3) Rehome the new goat and find a disbudded goat as a playmate and friend for your little pygmy.

    Good luck in your decision.
  5. helmstead

    helmstead Songster

    Mar 12, 2007
    Alfordsville, IN
    Yup, normal. This will go on for a couple days before they sort out who's boss...and then will still occur at feeding time, etc. The age difference doesn't help things, either.

    You're correct, they can hurt each other...but it's just not that often that they do. Your biggest concern would be the larger wether getting the younger one's legs caught in his horns and laming the younger one.

    The towels, if they're working, are fine. You can also use a dremmel to round the tips of the older one's horns if they're sharp (takes a pretty sharp horn to gore). I've also seen people use epoxy to glue a tennis ball (cut open) onto each horn tip...

    Depending on the size of the horns on your guys, banding MIGHT be an option. Not for the faint hearted, though.

    Honestly I've never had an injury. My younger bucks are well socialized and know to run when the older guys go after them...sounds like your younger wether just hasn't wised up yet [​IMG]
  6. kinnip

    kinnip Songster

    Feb 24, 2008
    Carrollton, GA
    What they said.
  7. cparian

    cparian Songster

    Nov 5, 2008
    Cincinnati, Ohio
    Thx for all the helpful advise! Hopefully thing will calm down within the next week or so. I will try the tennis balls while I decide what to do.
  8. Chatychick

    Chatychick Songster

    Jul 9, 2007
    Blue Mound, Kansas
    Just a little info. I would try my best to get some ammonium chloride and drench your new guy with it as with being fed sweet feed he could be in trouble for Urinary calculi. I just had a goat returned that they were feeding only sweet feed and he has UC. Not good and I had to treat him and thankfully he is doing good now but just wanted to let you know if you see him straining to pee he is starting to have problems.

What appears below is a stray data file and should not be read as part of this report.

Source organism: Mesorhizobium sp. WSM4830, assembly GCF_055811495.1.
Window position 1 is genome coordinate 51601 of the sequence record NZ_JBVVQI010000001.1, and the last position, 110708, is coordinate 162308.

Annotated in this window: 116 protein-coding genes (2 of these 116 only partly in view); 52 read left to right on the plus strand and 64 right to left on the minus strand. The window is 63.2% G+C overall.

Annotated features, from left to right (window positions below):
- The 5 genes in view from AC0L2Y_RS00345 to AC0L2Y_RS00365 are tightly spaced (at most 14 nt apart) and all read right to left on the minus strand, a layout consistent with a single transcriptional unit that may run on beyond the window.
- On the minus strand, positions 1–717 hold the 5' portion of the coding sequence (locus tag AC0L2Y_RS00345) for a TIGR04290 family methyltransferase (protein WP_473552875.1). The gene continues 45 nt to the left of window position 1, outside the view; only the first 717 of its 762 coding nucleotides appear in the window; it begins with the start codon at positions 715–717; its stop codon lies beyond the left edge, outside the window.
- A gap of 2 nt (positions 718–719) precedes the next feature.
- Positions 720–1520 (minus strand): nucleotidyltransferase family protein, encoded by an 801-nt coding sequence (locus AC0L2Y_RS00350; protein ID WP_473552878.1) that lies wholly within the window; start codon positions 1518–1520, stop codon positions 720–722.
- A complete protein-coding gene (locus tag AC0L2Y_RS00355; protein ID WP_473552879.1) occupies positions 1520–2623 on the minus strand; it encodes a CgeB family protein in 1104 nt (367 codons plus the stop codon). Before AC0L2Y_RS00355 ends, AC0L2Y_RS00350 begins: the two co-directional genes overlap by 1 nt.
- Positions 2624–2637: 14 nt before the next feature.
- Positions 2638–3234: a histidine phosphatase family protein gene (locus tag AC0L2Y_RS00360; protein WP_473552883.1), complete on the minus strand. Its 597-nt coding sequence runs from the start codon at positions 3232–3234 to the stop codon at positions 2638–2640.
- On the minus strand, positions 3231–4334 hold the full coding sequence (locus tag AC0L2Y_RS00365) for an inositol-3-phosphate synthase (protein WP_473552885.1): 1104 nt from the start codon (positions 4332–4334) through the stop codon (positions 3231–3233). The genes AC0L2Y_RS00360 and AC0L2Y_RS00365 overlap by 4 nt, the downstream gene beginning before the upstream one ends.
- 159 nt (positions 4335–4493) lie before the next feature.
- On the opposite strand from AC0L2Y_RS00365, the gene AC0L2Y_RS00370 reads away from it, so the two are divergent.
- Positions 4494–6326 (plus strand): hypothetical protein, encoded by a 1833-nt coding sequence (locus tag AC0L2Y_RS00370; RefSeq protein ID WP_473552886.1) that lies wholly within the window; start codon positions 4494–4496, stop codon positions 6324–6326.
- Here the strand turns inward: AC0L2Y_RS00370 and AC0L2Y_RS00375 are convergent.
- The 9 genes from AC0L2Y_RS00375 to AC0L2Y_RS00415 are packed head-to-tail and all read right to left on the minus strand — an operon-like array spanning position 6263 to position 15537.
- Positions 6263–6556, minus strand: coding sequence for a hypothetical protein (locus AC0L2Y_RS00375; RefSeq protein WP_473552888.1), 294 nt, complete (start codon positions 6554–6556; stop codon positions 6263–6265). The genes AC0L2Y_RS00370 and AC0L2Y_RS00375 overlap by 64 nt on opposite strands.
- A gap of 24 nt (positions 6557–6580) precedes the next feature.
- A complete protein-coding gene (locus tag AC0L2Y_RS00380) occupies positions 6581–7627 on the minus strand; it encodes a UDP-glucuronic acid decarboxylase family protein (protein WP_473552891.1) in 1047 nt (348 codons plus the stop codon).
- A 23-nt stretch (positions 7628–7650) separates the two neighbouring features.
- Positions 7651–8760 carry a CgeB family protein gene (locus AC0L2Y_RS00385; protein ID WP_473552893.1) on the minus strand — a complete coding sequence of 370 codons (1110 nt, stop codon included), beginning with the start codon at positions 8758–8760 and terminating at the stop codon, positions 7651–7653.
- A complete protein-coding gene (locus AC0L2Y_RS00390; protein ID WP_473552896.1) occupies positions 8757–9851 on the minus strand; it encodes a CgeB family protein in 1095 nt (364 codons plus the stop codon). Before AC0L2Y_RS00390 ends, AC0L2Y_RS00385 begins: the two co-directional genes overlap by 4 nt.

Its very painful and after they do get it you ahve to continue to watch for it. It doesnt take much to help and I sprinkle it on the wethers feed and the bucks also. Straight sweet feed is bad for wethers and bucks even. I only feed mine whole oats and alfalfa pellets or alfalfa hay. Good luck and yes they will toss each other mine do.
    I disbud mine also but the little guy I got back she wanted to have horns. I will be banding his horns also soon.
  9. MrsCountryChick

    MrsCountryChick Songster

    Apr 15, 2008
    I don't blame you for worring about you're little 9month buck. It'd be easy for you little one to get hurt when his head is getting between the older 4-5yr old wether's horns. I'd look into banding his horns for your little ones safety & the safety of any future herd members. The whole head butting is a normal thing, but to a much younger one it can be dangerous, let alone to your dogs.

    Here's a site where they explain with photos what horn banding is:

    Here's their info on the process:

    Good Luck with your new goats. [​IMG]
  10. Hobbley_Farm

    Hobbley_Farm Songster

    Sep 9, 2008
    Pilot Mountain, NC
    Quote:It's the "pecking order" of the goat world. They'll figure it out and it will be alright. We're going through this right now with our two month old Billy boer and a nearly 5 month old nannie boer. She's bunting and bossing him all over the place. Thing is, his father was nearly the size of my Dodge Neon. So i don't expect it will always be her bossing him around. Pretty soon if she tries to bunt him...it will be like bunting a brick wall [​IMG] [​IMG]